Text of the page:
Tag Archives: design

Hilarity Ensues: What Does ICFA Stand For?

This is just too good to pass up.

After attending the International Conference on the Fantastic in the Arts last week, I started following a bunch of friendly new people on Twitter–not necessarily because I had met them, but because they tweeted with the #icfa hashtag. But a couple of the Twitter profiles were identified with names but not images, leaving me to wonder, “Did I meet or see this person at the conference?”

Naturally, I turned to Google Images, searching for a couple of names to try to match faces with names. Then, for fun, I tried a Google search for ICFA.

And holy smokes–look what I found:

  1. The International Committee for Future Accelerators
  2. The International Cemetery and Funeral Association (which at some point added another C for Cremation)
  3. The International Custody and Fund Administration
  4. The International Cage Fighting Alliance
  5. The Insulating Concrete Form Association
  6. The International Carp Fishing Association
  7. The International Casual Furnishings Association
  8. Institut de Consulaire de Formation en Alternance
  9. The International Conference on Functional Acrylates
  10. The International Children’s Football Academy

Note that 9 out of 11 (counting my conference) use the I as International, though only #8 isn’t in English (though #10 is based in the Netherlands). Also notice how the final A is used: usually as Association, but also as Administration, and (my favorite) as Alliance.

But even more intriguing is the visual rhetoric of the logos used by all these different organizations. I mean, of the following, how many of the following images are obviously attached to one of the above organizations (or would be without the words in the image)? Generic icon-creation is intriguing from a visual rhetoric perspective: is it better to be safe, yet bland?

Which leads to the pressing question of authenticity. That is, which is the real ICFA, and which is the . . .

1 Comment

Filed under Uncategorized

That Freaking iPad

I swear. I don’t have any Apple products, but that’s more of a “I’d rather pay less for a less slick interface” decision than a political manifesto (though my wife has quite a different stance). But everywhere I turn I’m reading more about iPads (Twitter! Blogs! The issue of Wired in the basket on the toilet!) and, I admit, I’m drooling a bit at the possibilities, even as I grow sick of the hype.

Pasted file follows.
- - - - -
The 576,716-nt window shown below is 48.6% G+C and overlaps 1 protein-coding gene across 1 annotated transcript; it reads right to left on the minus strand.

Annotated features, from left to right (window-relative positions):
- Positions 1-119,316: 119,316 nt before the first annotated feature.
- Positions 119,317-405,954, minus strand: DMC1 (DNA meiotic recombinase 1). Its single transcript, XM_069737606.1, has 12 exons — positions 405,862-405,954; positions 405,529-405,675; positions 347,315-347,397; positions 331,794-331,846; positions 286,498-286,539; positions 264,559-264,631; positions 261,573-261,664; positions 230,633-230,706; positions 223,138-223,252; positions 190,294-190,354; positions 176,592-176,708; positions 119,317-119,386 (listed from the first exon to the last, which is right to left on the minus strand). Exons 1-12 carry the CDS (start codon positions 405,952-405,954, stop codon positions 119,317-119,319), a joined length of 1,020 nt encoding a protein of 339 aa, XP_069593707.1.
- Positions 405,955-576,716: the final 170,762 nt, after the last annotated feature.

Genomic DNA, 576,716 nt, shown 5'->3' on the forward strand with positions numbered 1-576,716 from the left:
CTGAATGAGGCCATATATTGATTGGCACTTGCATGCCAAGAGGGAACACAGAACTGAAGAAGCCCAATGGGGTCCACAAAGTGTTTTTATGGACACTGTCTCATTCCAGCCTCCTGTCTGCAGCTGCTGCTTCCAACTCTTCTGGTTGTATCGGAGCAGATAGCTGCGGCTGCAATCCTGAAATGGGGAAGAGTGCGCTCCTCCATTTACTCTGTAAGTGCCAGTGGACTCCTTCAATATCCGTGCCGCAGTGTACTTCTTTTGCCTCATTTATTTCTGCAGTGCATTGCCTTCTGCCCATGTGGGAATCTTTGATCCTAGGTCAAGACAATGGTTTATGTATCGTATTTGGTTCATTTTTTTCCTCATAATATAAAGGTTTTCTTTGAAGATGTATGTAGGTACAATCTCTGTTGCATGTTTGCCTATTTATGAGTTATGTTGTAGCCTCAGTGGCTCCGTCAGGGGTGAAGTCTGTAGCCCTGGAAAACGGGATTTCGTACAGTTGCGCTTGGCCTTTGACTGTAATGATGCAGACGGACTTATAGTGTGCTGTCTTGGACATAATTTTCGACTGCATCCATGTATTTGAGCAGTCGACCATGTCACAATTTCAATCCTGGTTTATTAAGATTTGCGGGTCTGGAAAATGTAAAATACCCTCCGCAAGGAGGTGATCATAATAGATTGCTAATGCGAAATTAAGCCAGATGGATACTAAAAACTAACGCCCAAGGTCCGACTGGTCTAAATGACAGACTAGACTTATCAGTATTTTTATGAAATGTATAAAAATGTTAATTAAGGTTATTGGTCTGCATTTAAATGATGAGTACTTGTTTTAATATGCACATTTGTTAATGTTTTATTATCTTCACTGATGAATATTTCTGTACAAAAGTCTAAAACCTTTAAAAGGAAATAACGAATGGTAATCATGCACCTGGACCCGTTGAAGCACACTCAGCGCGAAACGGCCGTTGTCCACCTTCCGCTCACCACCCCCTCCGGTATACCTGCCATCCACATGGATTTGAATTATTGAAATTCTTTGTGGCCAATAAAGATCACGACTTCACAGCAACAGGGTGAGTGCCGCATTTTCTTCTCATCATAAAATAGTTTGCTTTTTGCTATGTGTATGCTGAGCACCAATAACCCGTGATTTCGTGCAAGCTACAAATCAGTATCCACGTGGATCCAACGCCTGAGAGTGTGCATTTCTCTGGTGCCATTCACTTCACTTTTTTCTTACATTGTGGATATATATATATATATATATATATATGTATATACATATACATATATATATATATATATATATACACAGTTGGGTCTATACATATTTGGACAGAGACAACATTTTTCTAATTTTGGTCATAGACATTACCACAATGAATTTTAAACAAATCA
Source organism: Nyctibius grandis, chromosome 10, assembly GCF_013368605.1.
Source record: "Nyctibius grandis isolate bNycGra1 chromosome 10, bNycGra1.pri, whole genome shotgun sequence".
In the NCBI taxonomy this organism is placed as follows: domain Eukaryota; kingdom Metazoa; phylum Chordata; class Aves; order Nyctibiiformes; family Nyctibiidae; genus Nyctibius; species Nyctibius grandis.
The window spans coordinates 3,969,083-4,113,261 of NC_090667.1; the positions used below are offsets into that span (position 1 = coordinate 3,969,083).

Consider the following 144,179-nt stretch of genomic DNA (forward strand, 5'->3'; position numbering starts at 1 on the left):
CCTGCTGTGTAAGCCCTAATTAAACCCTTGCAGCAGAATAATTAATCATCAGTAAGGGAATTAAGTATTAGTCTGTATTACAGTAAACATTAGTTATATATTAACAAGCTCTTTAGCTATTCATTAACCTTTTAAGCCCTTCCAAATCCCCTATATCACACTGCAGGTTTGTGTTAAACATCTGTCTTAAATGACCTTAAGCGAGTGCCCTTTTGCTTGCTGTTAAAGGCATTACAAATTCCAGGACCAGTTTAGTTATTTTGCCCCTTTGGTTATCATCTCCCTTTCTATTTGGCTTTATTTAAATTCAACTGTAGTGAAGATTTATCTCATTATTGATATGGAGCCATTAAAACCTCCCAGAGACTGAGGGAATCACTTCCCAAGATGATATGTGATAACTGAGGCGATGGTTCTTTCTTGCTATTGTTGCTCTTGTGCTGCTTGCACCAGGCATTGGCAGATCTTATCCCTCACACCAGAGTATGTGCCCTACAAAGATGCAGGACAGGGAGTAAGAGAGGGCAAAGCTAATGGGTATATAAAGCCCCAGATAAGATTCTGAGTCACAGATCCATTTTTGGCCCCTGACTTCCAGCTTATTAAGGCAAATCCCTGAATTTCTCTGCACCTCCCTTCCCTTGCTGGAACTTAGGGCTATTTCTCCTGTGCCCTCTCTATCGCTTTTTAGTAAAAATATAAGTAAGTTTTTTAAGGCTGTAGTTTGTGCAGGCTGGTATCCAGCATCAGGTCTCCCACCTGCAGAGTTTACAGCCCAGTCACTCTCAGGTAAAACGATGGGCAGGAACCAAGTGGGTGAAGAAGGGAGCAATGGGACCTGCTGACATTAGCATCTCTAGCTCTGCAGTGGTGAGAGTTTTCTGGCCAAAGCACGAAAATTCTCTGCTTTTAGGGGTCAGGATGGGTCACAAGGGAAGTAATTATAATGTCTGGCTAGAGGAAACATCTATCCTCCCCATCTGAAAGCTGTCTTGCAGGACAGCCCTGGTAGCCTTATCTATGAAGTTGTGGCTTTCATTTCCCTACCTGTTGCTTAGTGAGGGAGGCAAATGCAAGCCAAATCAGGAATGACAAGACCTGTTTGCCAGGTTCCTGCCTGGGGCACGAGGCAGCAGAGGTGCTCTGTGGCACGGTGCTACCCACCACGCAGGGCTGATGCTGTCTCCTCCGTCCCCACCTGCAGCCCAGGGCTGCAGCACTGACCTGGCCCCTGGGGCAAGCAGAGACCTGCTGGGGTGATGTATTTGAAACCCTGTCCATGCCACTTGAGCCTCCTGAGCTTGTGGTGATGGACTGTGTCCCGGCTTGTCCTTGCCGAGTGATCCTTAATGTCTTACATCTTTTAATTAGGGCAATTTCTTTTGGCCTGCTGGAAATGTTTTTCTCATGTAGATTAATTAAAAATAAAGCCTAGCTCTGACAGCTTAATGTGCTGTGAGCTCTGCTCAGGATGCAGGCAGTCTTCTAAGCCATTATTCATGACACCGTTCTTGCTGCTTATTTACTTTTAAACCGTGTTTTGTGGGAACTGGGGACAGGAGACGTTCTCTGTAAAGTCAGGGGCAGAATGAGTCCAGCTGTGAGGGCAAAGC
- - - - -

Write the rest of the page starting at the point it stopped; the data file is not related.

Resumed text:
Two worthwhile perspectives amidst the madness are:

Cory Doctorow’s “Why I won’t buy an iPad (and think you shouldn’t, either.” One quote:

The way you improve your iPad isn’t to figure out how it works and making it better. The way you improve the iPad is to buy iApps.

And Steven D. Krause’s descriptively titled “Anybody who says that the iPad is the end of user-generated content or the internet does not know what they are talking about.” One quote:

The iPad has some pretty cool apps for actually making content as it is. Pages and Keynote are both pretty slick, and when it comes to layout, the touchpad might make it easier for novice artists like me to move around images and stuff by just touching them instead of dragging them with a mouse.

Instead of actually writing commentary, here’s how I commented on Krause’s piece:

Great points, especially with the specifics of what people *can* create on the iPad.

You’ve probably seen Cory Doctorow’s piece on this issue? (http://www.boingboing.net/2010/04/02/why-i-wont-buy-an-ipad-and-think-you-shouldnt-either.html) A lot of his problem is that the apps and software that let you create content all have to be produced by (or at least vetted by, sold by, distributed by, etc.) Apple. He’d rather see a tablet that encourages you to open it up both physically and in terms of software, so that anyone who wants can create new hardware to plug into it and anyone who wants can move beyond the App Store distribution model.

While I tend to agree with him about how exciting that model is, I also appreciate your reminder that we stay down-to-earth in our rhetoric about all this–that we not scoff at apps just because they come from the App Store. Thanks!

Meta-question: part of me likes that I tend so often to see a middle ground, and part of me is sick of that quality in myself. Thus: it’s both annoying and pleasant to see myself doing so again. Bleah/Yeah!

Leave a comment

Filed under Uncategorized

Third Day of Sharing: Choose Your Own Adventure

Graphic of Choose Your Own Adventure booksI can’t remember where I heard about this remarkable site: cyoa. It’s an in-depth, visual-heavy analysis of Choose Your Own Adventure books, which I grew up reading.

Be sure to check out the animations, which left me joyfully gawking. This site comes to me at a time in my life when I’m first starting to realize my love of good design. It inspires me to make all analyses beautiful.

(Why is this the “third day of sharing”? See Day 1.)

Leave a comment

Filed under Uncategorized